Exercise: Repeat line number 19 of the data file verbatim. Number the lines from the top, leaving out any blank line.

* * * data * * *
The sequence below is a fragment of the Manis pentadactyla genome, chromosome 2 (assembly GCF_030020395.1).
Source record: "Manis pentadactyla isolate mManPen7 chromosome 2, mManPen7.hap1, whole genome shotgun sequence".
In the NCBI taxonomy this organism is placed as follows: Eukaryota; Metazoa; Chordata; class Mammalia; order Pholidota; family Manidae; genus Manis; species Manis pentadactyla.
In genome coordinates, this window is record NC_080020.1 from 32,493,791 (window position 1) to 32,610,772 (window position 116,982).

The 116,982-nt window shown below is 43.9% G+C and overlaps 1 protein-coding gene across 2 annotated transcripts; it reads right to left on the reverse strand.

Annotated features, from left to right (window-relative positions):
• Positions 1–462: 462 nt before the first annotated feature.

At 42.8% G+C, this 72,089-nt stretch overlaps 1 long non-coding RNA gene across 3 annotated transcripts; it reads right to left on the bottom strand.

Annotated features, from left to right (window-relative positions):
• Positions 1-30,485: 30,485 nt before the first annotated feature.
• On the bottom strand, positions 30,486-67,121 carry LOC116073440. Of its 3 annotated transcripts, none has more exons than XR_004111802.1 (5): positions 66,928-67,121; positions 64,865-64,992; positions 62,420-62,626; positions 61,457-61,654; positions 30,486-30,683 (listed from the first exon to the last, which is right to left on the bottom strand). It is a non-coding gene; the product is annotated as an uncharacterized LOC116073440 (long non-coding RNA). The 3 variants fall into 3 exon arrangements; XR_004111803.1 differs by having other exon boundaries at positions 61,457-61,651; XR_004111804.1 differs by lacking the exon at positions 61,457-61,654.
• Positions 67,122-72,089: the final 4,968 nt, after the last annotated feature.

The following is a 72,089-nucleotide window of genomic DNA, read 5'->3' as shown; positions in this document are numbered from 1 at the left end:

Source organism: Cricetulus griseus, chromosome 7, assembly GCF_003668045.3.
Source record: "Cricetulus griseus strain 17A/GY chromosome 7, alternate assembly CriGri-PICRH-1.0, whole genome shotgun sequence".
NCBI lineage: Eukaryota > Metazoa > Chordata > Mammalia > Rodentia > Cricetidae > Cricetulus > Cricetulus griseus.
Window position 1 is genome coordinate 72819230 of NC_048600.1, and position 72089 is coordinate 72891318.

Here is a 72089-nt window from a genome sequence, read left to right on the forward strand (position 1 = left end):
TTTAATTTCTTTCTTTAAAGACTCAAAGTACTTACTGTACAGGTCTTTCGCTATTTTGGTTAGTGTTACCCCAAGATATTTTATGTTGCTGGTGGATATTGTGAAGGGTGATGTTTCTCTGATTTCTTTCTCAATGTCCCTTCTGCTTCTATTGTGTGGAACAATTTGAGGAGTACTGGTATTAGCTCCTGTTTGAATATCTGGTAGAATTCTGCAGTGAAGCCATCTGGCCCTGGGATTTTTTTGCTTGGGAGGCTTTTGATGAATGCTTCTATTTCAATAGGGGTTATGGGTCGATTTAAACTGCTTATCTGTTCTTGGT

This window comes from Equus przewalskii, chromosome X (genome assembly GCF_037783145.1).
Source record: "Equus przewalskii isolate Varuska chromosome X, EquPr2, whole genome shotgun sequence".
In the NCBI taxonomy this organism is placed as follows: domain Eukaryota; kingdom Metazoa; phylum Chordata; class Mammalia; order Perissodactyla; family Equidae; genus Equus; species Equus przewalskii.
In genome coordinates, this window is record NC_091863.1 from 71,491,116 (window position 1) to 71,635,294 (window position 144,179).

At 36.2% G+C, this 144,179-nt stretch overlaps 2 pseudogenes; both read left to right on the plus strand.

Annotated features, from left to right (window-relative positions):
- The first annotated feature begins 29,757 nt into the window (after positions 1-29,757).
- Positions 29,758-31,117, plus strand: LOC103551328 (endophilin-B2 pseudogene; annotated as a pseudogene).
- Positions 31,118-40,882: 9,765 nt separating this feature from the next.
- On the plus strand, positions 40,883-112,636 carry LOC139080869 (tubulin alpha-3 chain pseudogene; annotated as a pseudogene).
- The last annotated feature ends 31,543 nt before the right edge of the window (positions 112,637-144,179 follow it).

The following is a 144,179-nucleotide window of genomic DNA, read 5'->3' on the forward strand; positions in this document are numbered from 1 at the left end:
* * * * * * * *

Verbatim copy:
TTTAATTTCTTTCTTTAAAGACTCAAAGTACTTACTGTACAGGTCTTTCGCTATTTTGGTTAGTGTTACCCCAAGATATTTTATGTTGCTGGTGGATATTGTGAAGGGTGATGTTTCTCTGATTTCTTTCTCAATGTCCCTTCTGCTTCTATTGTGTGGAACAATTTGAGGAGTACTGGTATTAGCTCCTGTTTGAATATCTGGTAGAATTCTGCAGTGAAGCCATCTGGCCCTGGGATTTTTTTGCTTGGGAGGCTTTTGATGAATGCTTCTATTTCAATAGGGGTTATGGGTCGATTTAAACTGCTTATCTGTTCTTGGT